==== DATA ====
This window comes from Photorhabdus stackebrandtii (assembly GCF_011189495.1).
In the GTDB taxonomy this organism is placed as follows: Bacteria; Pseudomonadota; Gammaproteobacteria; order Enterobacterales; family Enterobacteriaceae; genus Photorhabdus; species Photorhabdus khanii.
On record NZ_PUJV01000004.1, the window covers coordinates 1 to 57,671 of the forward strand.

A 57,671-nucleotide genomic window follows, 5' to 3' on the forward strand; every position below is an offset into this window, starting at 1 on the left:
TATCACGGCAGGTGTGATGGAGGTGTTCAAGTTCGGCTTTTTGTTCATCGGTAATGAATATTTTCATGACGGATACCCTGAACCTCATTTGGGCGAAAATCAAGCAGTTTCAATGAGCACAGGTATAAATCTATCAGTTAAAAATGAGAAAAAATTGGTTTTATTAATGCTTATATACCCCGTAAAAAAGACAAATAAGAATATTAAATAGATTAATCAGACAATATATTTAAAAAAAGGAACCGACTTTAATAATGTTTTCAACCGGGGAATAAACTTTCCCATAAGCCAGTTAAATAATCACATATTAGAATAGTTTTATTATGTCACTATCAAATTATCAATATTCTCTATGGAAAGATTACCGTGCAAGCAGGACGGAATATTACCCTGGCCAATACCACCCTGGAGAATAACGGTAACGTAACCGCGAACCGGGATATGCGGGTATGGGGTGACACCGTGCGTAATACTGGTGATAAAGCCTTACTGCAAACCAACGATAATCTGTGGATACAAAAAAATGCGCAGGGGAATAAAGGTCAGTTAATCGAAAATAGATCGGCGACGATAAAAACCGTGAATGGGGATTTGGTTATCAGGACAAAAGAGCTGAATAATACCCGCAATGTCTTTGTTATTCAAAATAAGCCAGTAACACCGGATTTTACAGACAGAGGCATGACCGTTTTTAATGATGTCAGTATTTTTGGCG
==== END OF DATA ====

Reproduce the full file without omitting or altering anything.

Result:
This window comes from Photorhabdus stackebrandtii (assembly GCF_011189495.1).
In the GTDB taxonomy this organism is placed as follows: Bacteria; Pseudomonadota; Gammaproteobacteria; order Enterobacterales; family Enterobacteriaceae; genus Photorhabdus; species Photorhabdus khanii.
On record NZ_PUJV01000004.1, the window covers coordinates 1 to 57,671 of the forward strand.

A 57,671-nucleotide genomic window follows, 5' to 3' on the forward strand; every position below is an offset into this window, starting at 1 on the left:
TATCACGGCAGGTGTGATGGAGGTGTTCAAGTTCGGCTTTTTGTTCATCGGTAATGAATATTTTCATGACGGATACCCTGAACCTCATTTGGGCGAAAATCAAGCAGTTTCAATGAGCACAGGTATAAATCTATCAGTTAAAAATGAGAAAAAATTGGTTTTATTAATGCTTATATACCCCGTAAAAAAGACAAATAAGAATATTAAATAGATTAATCAGACAATATATTTAAAAAAAGGAACCGACTTTAATAATGTTTTCAACCGGGGAATAAACTTTCCCATAAGCCAGTTAAATAATCACATATTAGAATAGTTTTATTATGTCACTATCAAATTATCAATATTCTCTATGGAAAGATTACCGTGCAAGCAGGACGGAATATTACCCTGGCCAATACCACCCTGGAGAATAACGGTAACGTAACCGCGAACCGGGATATGCGGGTATGGGGTGACACCGTGCGTAATACTGGTGATAAAGCCTTACTGCAAACCAACGATAATCTGTGGATACAAAAAAATGCGCAGGGGAATAAAGGTCAGTTAATCGAAAATAGATCGGCGACGATAAAAACCGTGAATGGGGATTTGGTTATCAGGACAAAAGAGCTGAATAATACCCGCAATGTCTTTGTTATTCAAAATAAGCCAGTAACACCGGATTTTACAGACAGAGGCATGACCGTTTTTAATGATGTCAGTATTTTTGGCG